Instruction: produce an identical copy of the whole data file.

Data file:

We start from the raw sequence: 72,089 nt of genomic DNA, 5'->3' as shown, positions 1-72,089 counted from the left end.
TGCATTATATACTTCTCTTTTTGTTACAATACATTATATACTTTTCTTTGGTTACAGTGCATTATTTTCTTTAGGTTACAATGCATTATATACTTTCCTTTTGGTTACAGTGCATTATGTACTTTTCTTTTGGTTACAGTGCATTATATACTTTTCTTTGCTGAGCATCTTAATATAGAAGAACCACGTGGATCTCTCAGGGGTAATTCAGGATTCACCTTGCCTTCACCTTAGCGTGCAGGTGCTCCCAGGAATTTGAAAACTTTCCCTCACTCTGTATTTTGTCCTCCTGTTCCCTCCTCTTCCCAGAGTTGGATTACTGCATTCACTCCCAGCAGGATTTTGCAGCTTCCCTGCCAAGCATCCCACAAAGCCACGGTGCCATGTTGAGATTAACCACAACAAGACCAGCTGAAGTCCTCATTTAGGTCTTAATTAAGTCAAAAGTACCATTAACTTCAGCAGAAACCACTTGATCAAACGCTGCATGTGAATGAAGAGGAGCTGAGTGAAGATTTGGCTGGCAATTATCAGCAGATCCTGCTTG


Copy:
We start from the raw sequence: 72,089 nt of genomic DNA, 5'->3' as shown, positions 1-72,089 counted from the left end.
TGCATTATATACTTCTCTTTTTGTTACAATACATTATATACTTTTCTTTGGTTACAGTGCATTATTTTCTTTAGGTTACAATGCATTATATACTTTCCTTTTGGTTACAGTGCATTATGTACTTTTCTTTTGGTTACAGTGCATTATATACTTTTCTTTGCTGAGCATCTTAATATAGAAGAACCACGTGGATCTCTCAGGGGTAATTCAGGATTCACCTTGCCTTCACCTTAGCGTGCAGGTGCTCCCAGGAATTTGAAAACTTTCCCTCACTCTGTATTTTGTCCTCCTGTTCCCTCCTCTTCCCAGAGTTGGATTACTGCATTCACTCCCAGCAGGATTTTGCAGCTTCCCTGCCAAGCATCCCACAAAGCCACGGTGCCATGTTGAGATTAACCACAACAAGACCAGCTGAAGTCCTCATTTAGGTCTTAATTAAGTCAAAAGTACCATTAACTTCAGCAGAAACCACTTGATCAAACGCTGCATGTGAATGAAGAGGAGCTGAGTGAAGATTTGGCTGGCAATTATCAGCAGATCCTGCTTG